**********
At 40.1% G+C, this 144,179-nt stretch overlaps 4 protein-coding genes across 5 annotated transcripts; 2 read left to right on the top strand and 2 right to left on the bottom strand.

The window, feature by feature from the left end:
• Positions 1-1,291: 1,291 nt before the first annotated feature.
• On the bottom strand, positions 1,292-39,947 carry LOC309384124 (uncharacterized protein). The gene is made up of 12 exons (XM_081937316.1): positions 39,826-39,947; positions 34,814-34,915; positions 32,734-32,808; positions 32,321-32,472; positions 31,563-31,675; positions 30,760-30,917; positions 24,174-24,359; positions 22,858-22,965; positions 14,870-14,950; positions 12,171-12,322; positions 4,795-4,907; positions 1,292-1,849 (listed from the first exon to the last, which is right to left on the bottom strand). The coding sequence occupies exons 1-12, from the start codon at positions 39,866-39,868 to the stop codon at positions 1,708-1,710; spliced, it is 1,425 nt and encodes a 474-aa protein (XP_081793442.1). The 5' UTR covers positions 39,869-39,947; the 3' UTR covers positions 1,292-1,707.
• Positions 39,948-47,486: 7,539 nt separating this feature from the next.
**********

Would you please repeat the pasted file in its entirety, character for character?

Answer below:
At 40.1% G+C, this 144,179-nt stretch overlaps 4 protein-coding genes across 5 annotated transcripts; 2 read left to right on the top strand and 2 right to left on the bottom strand.

The window, feature by feature from the left end:
• Positions 1-1,291: 1,291 nt before the first annotated feature.
• On the bottom strand, positions 1,292-39,947 carry LOC309384124 (uncharacterized protein). The gene is made up of 12 exons (XM_081937316.1): positions 39,826-39,947; positions 34,814-34,915; positions 32,734-32,808; positions 32,321-32,472; positions 31,563-31,675; positions 30,760-30,917; positions 24,174-24,359; positions 22,858-22,965; positions 14,870-14,950; positions 12,171-12,322; positions 4,795-4,907; positions 1,292-1,849 (listed from the first exon to the last, which is right to left on the bottom strand). The coding sequence occupies exons 1-12, from the start codon at positions 39,866-39,868 to the stop codon at positions 1,708-1,710; spliced, it is 1,425 nt and encodes a 474-aa protein (XP_081793442.1). The 5' UTR covers positions 39,869-39,947; the 3' UTR covers positions 1,292-1,707.
• Positions 39,948-47,486: 7,539 nt separating this feature from the next.